(CNSNews.com) - The battle over whether union officials should be able to force workers to join a union and pay dues escalated Wednesday when AFL-CIO protesters used bullhorns to interrupt a meeting of right-to-work advocates at the Heritage Foundation on Capitol Hill.
Political leaders from Oklahoma gathered at Heritage to talk about implementing a right-to-work strategy following a September referendum in which Oklahoma voters decided to amend their state constitution with a right-to-work provision. Twenty-one other states have similar laws.
More than 30 demonstrators, however, stormed the lobby of the Heritage Foundation, staging a sit-in outside the door of the auditorium and using bullhorns and chants to interrupt the meeting until Capitol Police arrived.
U.S. Sen. Don Nickles (R-Okla.) said he views the right-to-work debate as "a battle for freedom."
"Everybody should have the right to join a union and a right not to join a union," Nickles said. "No one should be compelled to join a union.
"It is a very simple and fundamental freedom, one that you have to fight for. Freedom has never ever been free and you have to step up to the plate and fight," Nickles said.
Nickles thanked business leaders and other politicians for supporting the right-to-work initiative.
"I just want to say thank you for fighting this fight. I think it took a broad effort. It took political leadership. It took grassroots efforts. It took editorial efforts. It took a lot of people standing up for what is right, and, frankly, the issue is right."
Nickles said Oklahoma's right-to-work amendment, which affects all contracts negotiated after Sept. 28, would protect employee freedom, promote economic growth and create new jobs.
R. Marc Nuttle, the chief strategist for Oklahoma's right-to-work initiative, said the debate revolves around a "classic" question: "Should you have to pay union dues as a condition of employment? It is as simple as that," he said.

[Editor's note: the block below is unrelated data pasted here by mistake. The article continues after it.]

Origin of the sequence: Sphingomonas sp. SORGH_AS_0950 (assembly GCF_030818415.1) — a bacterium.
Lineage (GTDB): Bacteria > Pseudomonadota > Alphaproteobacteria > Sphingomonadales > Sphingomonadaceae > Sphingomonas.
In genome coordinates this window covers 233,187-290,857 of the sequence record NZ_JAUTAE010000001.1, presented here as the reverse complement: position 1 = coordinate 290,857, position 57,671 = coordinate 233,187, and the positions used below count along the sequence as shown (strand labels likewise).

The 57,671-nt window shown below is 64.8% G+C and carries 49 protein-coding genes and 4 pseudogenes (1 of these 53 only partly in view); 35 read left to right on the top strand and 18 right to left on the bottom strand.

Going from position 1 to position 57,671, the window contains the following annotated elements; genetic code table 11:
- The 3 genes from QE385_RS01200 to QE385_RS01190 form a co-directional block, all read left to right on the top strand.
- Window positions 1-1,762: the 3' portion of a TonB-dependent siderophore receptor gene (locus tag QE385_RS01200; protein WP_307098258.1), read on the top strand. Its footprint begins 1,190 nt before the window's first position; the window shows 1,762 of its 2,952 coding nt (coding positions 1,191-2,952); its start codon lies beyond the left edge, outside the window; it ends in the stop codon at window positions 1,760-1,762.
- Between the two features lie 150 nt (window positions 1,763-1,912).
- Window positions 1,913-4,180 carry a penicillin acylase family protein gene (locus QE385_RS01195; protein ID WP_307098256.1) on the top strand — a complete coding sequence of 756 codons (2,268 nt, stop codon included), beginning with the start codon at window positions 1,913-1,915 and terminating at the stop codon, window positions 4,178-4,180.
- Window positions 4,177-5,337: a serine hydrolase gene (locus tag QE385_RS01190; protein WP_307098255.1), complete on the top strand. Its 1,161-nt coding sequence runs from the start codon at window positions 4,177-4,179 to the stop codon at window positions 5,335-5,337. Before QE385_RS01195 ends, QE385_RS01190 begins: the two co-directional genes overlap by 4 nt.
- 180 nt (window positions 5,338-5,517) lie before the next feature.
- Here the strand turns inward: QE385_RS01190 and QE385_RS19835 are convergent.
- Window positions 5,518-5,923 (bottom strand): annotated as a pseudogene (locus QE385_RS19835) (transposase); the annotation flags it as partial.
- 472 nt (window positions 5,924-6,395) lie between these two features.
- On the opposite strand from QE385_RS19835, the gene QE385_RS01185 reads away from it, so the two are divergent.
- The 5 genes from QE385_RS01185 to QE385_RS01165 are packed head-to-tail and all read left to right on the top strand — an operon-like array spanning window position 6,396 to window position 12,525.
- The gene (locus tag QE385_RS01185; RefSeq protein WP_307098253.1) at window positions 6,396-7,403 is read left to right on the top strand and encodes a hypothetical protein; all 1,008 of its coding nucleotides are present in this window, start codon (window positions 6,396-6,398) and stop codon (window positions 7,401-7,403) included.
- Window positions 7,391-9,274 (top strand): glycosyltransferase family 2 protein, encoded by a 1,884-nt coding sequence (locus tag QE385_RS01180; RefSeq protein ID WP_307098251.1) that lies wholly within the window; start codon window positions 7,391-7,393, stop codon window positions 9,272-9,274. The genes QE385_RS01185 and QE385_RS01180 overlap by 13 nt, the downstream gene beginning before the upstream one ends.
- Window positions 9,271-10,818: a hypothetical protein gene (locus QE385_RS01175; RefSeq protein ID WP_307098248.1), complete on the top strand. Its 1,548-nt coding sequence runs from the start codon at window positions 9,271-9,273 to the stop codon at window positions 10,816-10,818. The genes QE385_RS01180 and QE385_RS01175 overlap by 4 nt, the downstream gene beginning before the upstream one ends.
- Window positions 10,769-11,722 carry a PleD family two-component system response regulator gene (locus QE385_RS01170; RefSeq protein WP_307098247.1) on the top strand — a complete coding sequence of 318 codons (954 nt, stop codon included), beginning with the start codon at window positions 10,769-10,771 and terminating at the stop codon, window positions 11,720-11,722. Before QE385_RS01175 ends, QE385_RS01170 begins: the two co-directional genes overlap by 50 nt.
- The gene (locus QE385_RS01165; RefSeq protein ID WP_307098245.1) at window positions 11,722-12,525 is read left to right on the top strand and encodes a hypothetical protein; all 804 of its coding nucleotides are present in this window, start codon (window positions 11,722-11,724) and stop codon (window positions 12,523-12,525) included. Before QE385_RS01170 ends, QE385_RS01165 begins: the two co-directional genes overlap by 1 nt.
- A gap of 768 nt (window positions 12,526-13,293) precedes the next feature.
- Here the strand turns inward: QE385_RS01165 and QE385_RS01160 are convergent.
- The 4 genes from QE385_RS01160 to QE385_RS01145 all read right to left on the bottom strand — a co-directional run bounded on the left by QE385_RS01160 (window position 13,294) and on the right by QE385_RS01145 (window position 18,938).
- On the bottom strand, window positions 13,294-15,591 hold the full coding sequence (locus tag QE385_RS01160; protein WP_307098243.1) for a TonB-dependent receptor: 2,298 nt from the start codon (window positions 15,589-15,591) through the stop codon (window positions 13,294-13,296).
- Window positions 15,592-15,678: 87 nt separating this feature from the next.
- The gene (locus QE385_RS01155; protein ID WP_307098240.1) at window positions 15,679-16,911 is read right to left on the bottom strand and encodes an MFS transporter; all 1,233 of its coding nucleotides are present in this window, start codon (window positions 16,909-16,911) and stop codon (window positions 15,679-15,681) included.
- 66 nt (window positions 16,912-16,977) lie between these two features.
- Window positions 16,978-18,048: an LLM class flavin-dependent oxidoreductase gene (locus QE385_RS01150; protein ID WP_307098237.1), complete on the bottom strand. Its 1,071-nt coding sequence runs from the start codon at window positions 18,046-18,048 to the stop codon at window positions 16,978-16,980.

Nuttle also outlined the level of opposition mounted against the Oklahoma initiative.
"Labor took this very seriously. They admitted to spending $15 million. We can calculate about $20 million," Nuttle said. "We raised and spent about $6.4 million. It was the most money ever spent and raised in a campaign, by far, in the state of Oklahoma. It ranks nationally per capita as one of the top expenses in a race in the last twenty years."
Nuttle also questioned the tactics of labor groups in the campaign. "It was a campaign strategy by labor to lie and lie often. The point was to scare a certain sector of society that was very dependant upon government programs, particularly single women with children."
As right-to-work advocates listened to Nuttle describe the success of the campaign, AFL-CIO members and supporters crashed the meeting.
Using bullhorns, protestors chanted, "Hey Hey, Ho Ho, Right To Work Has Got To Go." and "Right To Work Means Work For Less."
Steve Rosenthal, political director for the AFL-CIO, led the protest.
"We are demonstrating because we are opposed to right-to-work. We think it is bad for working people. It is going to lower wages, there will be fewer people with health care benefits, fewer people with pensions," Rosenthal said. "The bottom line is that in states where there is right-to-work, we have seen a deterioration of living standards for working families.
"It's not a matter of businesses leaving, it is a matter of getting paid a decent, livable wage for working families," Rosenthal added. "What happens in states with right-to-work is that unions are weaker and as a result, it is clear that unions provide better wages and living standards for working families."
Protestors peacefully filed out of the lobby of the Heritage Foundation when Capitol Police arrived. A picket line was formed outside the building and protestors marched and chanted but quickly left the premises.
A coalition of unions, including the Oklahoma chapter of the AFL-CIO, is suing to overturn the state's right-to-work amendment, arguing that certain provisions contradict federal law and are violations of the U.S. Constitution's Supremacy Clause. The clause stipulates that federal law supersedes state law.
The lawsuit is expected to reach the courtroom in the next several months.